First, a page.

Google Health, which enables you to store and manage all your health information in one place on the Web, is getting a much-needed redesign and feature upgrade today. And Google, which launched Google Health in 2008, has partnered with popular mobile health app CardioTrainer and personal health and wellness monitoring device Fitbit to integrate data from these applications into your Health profile.
Via a new dashboard, Google Health will now organize all of your health and wellness (i.e. fitness) information in one place. The new platform will give provide graphs on your progress with weight loss goals, and you’ll be able to create custom trackers for wellness issues like dietary habits, daily sleep, frequency of exercise, pregnancy or even how many cups of coffee you drink a day.
Additionally, you’ll be able to now keep a journal on progress for wellness goals for health conditions. And Google is upgrading content integration for Google Health, allowing users to access content links for each medical condition, medication or lab result users input in their Google Health profile. Past medical history or conditions can be easily removed as well.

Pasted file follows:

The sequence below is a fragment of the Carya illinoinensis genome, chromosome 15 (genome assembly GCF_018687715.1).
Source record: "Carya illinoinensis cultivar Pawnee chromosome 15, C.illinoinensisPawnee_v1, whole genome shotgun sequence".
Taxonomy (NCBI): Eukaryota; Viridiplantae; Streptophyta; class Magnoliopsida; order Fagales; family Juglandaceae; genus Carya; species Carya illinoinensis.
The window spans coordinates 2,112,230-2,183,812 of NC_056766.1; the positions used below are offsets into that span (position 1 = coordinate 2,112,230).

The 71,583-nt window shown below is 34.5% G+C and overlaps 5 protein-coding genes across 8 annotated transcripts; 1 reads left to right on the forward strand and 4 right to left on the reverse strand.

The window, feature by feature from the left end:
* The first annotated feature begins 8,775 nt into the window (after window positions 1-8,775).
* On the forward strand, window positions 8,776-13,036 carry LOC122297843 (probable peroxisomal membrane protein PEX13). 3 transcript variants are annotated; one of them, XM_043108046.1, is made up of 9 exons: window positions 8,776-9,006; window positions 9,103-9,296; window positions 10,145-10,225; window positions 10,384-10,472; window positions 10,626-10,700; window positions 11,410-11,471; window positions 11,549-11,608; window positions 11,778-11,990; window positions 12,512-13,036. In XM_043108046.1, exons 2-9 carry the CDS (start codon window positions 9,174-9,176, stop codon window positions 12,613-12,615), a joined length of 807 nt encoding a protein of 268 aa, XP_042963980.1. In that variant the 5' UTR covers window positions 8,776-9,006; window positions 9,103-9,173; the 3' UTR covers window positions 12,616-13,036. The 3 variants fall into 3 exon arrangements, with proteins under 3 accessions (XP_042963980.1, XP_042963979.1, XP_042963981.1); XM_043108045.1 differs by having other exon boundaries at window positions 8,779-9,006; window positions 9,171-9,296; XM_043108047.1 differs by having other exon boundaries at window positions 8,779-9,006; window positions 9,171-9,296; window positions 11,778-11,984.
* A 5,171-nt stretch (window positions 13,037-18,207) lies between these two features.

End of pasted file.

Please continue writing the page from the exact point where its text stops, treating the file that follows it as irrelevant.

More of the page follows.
And Google is partnering with TechCrunch50 startup Fitbit, which develops a wearable device that captures health and wellness data such as steps taken, calories burned and sleep quality; and CardioTrainer, a mobile app for tracking fitness activity and weight loss, to integrate this data into your Google Health profile.
Google says that in the two weeks since CardioTrainer’s integration went live, the app’s developer WorkSmart Labs says that users uploaded more than 150,000 workouts to Google Health. This data can then be mashed up with medical data that users input to Google Health.
Of course, one the keys to the overall success of Google Health are partnerships with insurance companies and hospitals to make data more available to consumers. As of last Fall, Google Health still needed to sign up hundreds of insurers in the U.S. Today, Google is announcing relationships with the Lucile Packard Children’s Hospital at Stanford, University of Pittsburgh Medical Center (UPMC) and Sharp HealthCare. Last year, Google announced a partnership with CVS to import prescription data into the platform.
Google Health takes usersâ€™ medical records and brings them online. Users make personal profiles and add their medical info such as conditions, medications, allergies, procedures, test results, and immunizations. Additionally users can import health records from Walgreens and other partners. Users choose who has access to their records, and can revoke access to anyone at anytime. Google says they won’t share records with anyone unless asked to do so by the user. Users can spice up their profiles...